Subject: I have found a DVD that I think you would enjoy
Actors: Richard Widmark, Richard Basehart, Dolores Michaels, June Lockhart, Carl Benton Reid
Director: Karl Malden
Genres: Action & Adventure, Drama, Military & War
Studio: Tcfhe/mgm Release Date: 05/12/2009 Run time: 96 minutes Rating: Nr
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One of Widmark's best.
Ms. V. J. Tomlinson | Cornwall England | 03/02/2009
(5 out of 5 stars)
"Through his company Heath Productions, this was Richard Widmarks first venture into film production. Directed by his 'real life' friend Karl Malden, Widmark's performance as Colonel Bill Edwards is everything one would expect from this talented actor.
The story is about a group of Korean POWs who were subjected to psychological torture and physical hardship in an effort to make them sign false statements that the USA was using biological warfare. After months of holding out, the senior officer suddenly capitulates and begins to try to indocrinate his men with Korean propaganda. One of the men dies mysteriously. On their repatriation to the USA, it is the job of Colonel Edwards to find out exactly what happened.
The film is set on a military base, Governor's Island,New York, though the introduction and later 'flash backs' take place at Camp Gee Gee in North Korea.
Edward's investigation includes two main characters, the senior officer Major Cargill (Richard Basehart) accused of treason, and Lieutenant Miller (Rip Torn) a main witness. There are many facets to this investigation and Widmark plays each with equal mastery. He uses gentle coaxing with witnesses at first, then when this fails and he is put under pressure from his C.O. to speed things up, he builds up the pressure to angrily try and get at the truth. There is a moving and tender scene when Edwards visits Cargill's wife (June Lockhart) to try and find out why her husband refuses to defend himself against the charge of treason.
The films serious tone during the investigations is relieved for filmgoers by scenes revealing the amicable and loyal relationships Edwards has with his team - right hand man Sgt Baker (Martin Balsam)and secretary Sgt Evans (Dolores Michaels).
The finale comes when Edwards brings Miller and Cargill together once again. Cargill breaks down and tells the harrowing trail of events that lead to his breakdown.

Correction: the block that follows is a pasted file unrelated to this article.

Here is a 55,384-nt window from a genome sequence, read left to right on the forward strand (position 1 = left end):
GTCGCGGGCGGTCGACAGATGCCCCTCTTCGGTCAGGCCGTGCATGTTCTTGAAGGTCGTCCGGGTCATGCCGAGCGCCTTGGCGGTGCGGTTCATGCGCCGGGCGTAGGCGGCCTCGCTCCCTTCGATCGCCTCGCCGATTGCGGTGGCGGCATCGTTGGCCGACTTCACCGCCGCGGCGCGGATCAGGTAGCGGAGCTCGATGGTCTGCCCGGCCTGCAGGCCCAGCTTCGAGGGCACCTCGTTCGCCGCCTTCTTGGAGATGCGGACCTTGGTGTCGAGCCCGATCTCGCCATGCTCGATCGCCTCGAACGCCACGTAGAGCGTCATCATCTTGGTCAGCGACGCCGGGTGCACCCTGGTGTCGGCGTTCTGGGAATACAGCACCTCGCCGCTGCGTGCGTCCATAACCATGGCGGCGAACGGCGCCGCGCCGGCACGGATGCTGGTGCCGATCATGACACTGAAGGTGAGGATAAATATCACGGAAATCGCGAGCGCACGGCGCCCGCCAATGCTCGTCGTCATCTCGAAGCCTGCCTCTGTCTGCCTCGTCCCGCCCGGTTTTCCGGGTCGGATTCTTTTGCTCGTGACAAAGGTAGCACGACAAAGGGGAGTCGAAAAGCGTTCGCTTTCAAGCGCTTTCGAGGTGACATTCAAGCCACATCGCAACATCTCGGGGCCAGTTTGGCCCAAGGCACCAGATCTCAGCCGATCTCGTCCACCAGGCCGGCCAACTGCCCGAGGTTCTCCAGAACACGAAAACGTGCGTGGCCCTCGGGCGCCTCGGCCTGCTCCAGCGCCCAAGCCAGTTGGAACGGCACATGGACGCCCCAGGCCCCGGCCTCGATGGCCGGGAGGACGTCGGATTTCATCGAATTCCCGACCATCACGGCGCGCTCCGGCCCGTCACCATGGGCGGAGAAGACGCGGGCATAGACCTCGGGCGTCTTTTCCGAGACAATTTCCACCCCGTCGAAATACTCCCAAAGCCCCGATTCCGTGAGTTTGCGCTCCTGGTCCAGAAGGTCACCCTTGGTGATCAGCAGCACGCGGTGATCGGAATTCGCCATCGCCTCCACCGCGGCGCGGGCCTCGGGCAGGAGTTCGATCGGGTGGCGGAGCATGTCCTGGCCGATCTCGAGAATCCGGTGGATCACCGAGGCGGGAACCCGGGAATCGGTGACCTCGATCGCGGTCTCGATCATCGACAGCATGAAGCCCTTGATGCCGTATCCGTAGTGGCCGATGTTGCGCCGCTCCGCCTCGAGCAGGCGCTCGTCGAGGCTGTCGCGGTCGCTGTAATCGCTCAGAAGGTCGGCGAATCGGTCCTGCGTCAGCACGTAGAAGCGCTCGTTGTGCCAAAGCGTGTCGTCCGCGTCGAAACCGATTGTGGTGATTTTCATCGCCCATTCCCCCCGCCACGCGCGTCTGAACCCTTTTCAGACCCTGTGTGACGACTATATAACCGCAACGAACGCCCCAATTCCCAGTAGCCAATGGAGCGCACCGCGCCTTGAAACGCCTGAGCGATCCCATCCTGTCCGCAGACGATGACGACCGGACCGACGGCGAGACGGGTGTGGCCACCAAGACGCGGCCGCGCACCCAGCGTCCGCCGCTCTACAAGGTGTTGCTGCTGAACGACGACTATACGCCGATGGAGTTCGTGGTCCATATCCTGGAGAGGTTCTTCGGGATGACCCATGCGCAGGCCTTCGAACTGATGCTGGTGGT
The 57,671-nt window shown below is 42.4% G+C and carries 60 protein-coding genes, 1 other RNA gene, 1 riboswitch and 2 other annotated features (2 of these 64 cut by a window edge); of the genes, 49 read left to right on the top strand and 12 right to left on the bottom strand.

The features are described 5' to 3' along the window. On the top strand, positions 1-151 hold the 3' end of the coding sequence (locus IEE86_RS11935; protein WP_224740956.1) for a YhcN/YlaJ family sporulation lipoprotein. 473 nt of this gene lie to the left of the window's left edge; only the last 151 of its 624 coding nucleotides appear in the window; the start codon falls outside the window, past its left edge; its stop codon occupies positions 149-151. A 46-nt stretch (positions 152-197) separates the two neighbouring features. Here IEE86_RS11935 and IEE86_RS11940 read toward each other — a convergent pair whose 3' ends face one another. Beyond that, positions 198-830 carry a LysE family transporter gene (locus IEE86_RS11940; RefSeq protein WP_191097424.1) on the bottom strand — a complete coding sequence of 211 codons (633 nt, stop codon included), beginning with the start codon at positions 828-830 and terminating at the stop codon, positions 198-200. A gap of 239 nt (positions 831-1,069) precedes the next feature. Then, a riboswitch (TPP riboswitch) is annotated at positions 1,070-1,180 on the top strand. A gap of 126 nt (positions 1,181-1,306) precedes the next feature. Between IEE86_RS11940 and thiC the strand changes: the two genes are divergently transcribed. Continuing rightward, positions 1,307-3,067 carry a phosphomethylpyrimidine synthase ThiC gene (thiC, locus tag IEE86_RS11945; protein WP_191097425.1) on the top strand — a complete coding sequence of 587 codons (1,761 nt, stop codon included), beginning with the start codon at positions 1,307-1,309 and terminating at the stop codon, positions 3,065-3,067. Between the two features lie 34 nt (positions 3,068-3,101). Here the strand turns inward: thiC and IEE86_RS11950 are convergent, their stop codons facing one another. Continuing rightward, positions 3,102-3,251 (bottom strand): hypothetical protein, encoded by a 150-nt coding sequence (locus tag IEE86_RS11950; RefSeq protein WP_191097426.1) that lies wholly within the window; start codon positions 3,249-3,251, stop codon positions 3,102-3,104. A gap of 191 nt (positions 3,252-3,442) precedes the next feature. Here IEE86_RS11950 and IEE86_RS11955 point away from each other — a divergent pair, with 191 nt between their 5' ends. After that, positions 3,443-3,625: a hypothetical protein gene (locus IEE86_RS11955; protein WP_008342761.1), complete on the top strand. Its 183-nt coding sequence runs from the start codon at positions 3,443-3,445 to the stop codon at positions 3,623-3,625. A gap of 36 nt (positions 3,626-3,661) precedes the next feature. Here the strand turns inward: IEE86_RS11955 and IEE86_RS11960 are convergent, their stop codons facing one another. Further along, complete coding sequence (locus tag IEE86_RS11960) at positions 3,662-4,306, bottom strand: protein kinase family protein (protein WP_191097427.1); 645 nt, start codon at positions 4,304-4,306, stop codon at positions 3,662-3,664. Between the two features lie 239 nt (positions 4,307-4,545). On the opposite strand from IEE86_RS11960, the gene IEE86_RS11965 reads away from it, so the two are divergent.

"You can't expect a man to be hero for ever - there ought to be a time limit."
This is a thought provoking film with a difficult and at times unpalatable subject matter, setting personal safety against patriotism. It is a film well worth watching for this alone, one worthy of a repeat viewing, and for Richard Widmark fans it is a must."
An interesting artefact
Siriam | London United Kingdom | 06/13/2009
(4 out of 5 stars)
"A 1957 film based on whether a Korean POW should be tried for treason based on the evidence known to the US army investigator (Richard Widmark) the movie structure reveals strongly its theatre play origins but is fascinating for a number of reasons:
1. The take on what constitutes treason based on how POWs were treated by North Korea was given its time of release at the height of the Cold War a very bold story line.
2. While Richard Widmark's role proves acting the heavy and not the good guy would always be his forte the performances of Richard Basehart as the accused major and Martin Balsam as the closed minded adjutant to Widmark's Colonel prove that each were well capable of greater things though fate was ultimately kinder to Balsam in this regard in their respective careers.
3. The film is one of the two movies directed by the ever popular actor Karl Malden (Widmark as co-producer may have had a say in his choice) and one is left feeling sorry he did not take up the directors chair more often based on this first outing."
Who is the hero and who the traitor?
David Bonesteel | Fresno, CA United States | 12/22/2009
(4 out of 5 stars)
"An army lawyer (Richard Widmark) is assigned the case of a major (Richard Baseheart) who refuses to defend himself against charges of collaborating with the enemy during his imprisonment in a North Korean POW camp despite a number of suspicious circumstances. The resolution will cast new light on what it means to be a hero or a traitor.
Although this film is a bit stagy due to its origin as a theater play, it succeeds by getting the fundamentals right: a fine cast, taut direction (by actor Karl Malden), and compelling drama. It's mature and nuanced view of patriotism is particularly interesting since this film was produced during the depths of the Cold War.